Drastically increasing pitch center height can bring many unwanted side effects, including reduced ride quality and increased tire scrub from wheelbase change. Higher pitch centers also increase braking torque loading through the suspension links, demonstrated in this plot. Lastly, a high pitch center can sometimes lead to caster change under braking, which can introduce an extra variable of complexity in managing steer-camber characteristics of the kingpin axis.

Blindly increasing ride stiffness was also not seen as a preferential alternative, though we currently lack meaningful data to predict when a suspension will become "too stiff" and lose mechanical grip. To work around this scenario, we explored the possibility of shifting the pitch center forward, to improve the consistency of front wing height variation and reduce the overall pitch requirements of the vehicle:

It was ultimately decided to shift the pitch center 20% forward of the center of gravity, at a height of 2.5 inches off the ground. This enabled us to run a more reasonable ride frequency of 4.6 Hz, while reducing loading in the suspension links by up to 15 percent when compared to a more centered alternative. While this raised the rear center of gravity under braking events, the stability effects were less significant than the CoP migration improvement, in part thanks to the superior load sensitivity of the R25B tire compound.

With pitch and ride rates finalized, a roll gradient target of 0.5 deg/g was identified as the bare minimum to protect all aerodynamic components, accounting for tire deflection and overshoot. Without extra information on the sensitivity of the aero package to roll, adjustment range was outlined as a key criteria moving forward.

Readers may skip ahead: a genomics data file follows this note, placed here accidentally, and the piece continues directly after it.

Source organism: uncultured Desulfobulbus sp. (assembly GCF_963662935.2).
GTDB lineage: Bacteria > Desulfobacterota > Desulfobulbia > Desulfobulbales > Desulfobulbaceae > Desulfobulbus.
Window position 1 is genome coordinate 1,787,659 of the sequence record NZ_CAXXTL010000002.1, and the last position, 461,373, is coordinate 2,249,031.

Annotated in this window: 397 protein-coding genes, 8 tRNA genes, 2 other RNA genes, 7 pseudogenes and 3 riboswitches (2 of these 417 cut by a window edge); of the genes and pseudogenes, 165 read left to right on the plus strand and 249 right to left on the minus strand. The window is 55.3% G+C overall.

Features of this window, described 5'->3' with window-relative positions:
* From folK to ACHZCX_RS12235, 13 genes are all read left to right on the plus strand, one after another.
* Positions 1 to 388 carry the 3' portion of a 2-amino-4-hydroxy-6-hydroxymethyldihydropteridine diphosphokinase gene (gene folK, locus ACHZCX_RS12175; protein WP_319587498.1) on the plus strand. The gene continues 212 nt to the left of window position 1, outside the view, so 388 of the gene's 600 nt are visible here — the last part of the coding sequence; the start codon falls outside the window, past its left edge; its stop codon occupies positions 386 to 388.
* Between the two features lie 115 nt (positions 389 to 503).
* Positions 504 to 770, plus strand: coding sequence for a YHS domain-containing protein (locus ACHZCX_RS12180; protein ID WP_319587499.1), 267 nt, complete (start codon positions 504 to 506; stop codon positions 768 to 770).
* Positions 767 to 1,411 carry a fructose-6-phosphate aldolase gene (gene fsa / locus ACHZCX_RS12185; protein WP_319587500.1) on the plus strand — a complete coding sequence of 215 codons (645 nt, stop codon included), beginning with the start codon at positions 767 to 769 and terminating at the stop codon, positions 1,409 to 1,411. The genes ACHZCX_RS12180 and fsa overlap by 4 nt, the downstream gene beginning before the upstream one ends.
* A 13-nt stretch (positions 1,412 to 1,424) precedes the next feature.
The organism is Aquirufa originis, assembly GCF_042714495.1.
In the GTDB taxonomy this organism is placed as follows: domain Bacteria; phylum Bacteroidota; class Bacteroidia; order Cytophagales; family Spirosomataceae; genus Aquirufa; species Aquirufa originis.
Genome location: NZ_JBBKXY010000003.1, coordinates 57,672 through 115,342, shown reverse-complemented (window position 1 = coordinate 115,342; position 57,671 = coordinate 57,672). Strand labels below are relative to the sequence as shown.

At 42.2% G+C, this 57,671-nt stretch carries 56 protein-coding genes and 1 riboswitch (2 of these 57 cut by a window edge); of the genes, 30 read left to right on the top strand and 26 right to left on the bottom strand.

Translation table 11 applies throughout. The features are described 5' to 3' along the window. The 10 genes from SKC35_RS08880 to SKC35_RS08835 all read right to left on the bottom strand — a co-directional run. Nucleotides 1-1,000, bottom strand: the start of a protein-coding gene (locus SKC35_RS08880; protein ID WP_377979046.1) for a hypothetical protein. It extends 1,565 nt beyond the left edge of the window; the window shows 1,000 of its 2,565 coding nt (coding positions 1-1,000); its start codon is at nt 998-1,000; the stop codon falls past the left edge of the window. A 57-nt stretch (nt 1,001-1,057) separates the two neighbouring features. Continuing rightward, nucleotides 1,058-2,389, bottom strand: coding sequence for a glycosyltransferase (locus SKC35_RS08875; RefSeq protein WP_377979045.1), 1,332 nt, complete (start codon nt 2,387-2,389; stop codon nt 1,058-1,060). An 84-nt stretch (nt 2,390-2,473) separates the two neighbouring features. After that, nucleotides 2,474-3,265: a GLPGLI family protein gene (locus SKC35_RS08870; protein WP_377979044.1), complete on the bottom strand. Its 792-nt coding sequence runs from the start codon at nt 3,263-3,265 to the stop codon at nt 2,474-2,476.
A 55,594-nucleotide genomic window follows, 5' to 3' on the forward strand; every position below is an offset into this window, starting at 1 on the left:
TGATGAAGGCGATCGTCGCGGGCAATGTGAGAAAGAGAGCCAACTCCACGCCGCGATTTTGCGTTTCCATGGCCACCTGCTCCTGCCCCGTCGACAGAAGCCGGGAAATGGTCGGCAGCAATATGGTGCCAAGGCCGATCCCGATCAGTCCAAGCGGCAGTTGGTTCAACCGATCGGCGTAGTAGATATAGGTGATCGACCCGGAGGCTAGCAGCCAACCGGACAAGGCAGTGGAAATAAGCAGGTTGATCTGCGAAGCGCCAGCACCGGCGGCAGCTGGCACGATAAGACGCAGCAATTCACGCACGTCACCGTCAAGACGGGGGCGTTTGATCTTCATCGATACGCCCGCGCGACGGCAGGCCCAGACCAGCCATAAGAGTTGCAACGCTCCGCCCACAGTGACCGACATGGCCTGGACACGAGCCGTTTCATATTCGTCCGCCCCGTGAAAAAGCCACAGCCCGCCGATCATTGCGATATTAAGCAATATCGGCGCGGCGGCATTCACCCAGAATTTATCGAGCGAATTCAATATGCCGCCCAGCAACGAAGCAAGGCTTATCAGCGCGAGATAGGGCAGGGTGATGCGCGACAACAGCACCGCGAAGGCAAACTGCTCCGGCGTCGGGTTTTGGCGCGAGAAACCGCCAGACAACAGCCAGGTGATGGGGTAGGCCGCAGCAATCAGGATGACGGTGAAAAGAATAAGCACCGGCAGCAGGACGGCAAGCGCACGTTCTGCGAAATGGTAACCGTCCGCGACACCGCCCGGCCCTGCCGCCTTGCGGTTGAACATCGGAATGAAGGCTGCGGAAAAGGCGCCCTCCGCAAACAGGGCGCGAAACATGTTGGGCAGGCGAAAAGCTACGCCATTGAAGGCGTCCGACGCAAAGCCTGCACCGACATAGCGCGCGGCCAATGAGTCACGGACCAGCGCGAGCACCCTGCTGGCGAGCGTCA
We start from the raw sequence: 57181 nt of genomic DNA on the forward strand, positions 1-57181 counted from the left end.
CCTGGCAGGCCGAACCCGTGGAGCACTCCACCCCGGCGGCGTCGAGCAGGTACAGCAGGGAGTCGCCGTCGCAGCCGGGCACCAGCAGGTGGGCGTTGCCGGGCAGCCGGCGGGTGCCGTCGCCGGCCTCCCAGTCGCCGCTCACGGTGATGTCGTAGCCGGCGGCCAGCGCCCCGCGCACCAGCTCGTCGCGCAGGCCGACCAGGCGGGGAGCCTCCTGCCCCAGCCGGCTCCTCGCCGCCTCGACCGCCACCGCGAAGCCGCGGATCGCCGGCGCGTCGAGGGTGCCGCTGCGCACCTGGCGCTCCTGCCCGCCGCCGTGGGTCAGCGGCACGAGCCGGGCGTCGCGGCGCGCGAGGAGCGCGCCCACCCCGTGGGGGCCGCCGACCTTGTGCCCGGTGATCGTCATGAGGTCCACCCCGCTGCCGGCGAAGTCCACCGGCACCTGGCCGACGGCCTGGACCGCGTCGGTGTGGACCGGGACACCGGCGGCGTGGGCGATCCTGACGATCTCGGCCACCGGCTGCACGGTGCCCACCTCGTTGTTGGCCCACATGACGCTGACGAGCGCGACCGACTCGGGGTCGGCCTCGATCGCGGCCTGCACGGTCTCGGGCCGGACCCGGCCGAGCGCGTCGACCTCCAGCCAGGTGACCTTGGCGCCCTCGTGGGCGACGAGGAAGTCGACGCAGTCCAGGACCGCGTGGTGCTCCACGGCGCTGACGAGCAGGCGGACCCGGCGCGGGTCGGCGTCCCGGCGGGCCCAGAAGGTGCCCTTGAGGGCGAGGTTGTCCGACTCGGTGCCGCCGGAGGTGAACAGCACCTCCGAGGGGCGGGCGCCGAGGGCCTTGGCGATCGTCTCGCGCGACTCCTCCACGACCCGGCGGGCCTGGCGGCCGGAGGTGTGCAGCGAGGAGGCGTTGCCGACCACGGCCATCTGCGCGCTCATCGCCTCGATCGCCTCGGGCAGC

Damping Targets

Next it was time to narrow in on the desired range of available damping. For this car we focused on three primary modes of body motion: Pitch, heave, and roll. As a starting point, we built off of previous work done in 2019 with the help of Ohlins USA and their 4 post shaker rig.

As part of a technical partnership that we formed in 2019, we had the opportunity to spend a weekend at their Henderson, NC facility with their experienced technicians. 

While there, we ran sine wave input tests to characterize the frequency response of the vehicle, as well as random road profile tests to evaluate the normal load variation across a typical road surface.

With their guidance and expertise, we were able to refine our suspension setups to minimize various characteristics such as tire load variation, front/rear suspension phasing, and body amplitude response. By the end of the weekend, we walked away with a complete setup catalog consisting of four setups: "Baseline" (our best setup up until then), "max grip", "max body control", and "optimal" (best combination of grip and body control), summarized below: work done in 2019 with the help of Ohlins USA and their 4 post shaker rig.

We then took this catalog to test at the Michelin Laurens Proving Ground, where we subjected our drivers to a blind sample of setups, recording their feedback and laptimes. Our fastest setup, "stiff+max grip(+2)", gained us almost a 5% lap time improvement when compared back to back with our original baseline!

A sample of driver feedback notes from the proving grounds test

Looking through the time sheets and driver notes, we were able to extract some key trends across multiple setups:

After a final discussion with the drivers, we settled on our final damping ratio targets: